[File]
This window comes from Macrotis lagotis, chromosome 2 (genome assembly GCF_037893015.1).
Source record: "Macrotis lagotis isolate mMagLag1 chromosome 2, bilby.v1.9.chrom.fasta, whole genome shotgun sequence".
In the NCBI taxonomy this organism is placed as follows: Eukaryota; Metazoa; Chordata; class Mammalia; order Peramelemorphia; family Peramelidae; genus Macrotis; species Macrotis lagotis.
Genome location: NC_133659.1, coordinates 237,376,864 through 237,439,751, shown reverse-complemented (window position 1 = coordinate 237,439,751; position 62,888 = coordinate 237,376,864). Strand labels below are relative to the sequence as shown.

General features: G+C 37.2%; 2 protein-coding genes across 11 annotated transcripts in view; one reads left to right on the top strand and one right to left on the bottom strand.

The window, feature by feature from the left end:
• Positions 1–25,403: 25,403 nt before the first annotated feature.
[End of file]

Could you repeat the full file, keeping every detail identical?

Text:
This window comes from Macrotis lagotis, chromosome 2 (genome assembly GCF_037893015.1).
Source record: "Macrotis lagotis isolate mMagLag1 chromosome 2, bilby.v1.9.chrom.fasta, whole genome shotgun sequence".
In the NCBI taxonomy this organism is placed as follows: Eukaryota; Metazoa; Chordata; class Mammalia; order Peramelemorphia; family Peramelidae; genus Macrotis; species Macrotis lagotis.
Genome location: NC_133659.1, coordinates 237,376,864 through 237,439,751, shown reverse-complemented (window position 1 = coordinate 237,439,751; position 62,888 = coordinate 237,376,864). Strand labels below are relative to the sequence as shown.

General features: G+C 37.2%; 2 protein-coding genes across 11 annotated transcripts in view; one reads left to right on the top strand and one right to left on the bottom strand.

The window, feature by feature from the left end:
• Positions 1–25,403: 25,403 nt before the first annotated feature.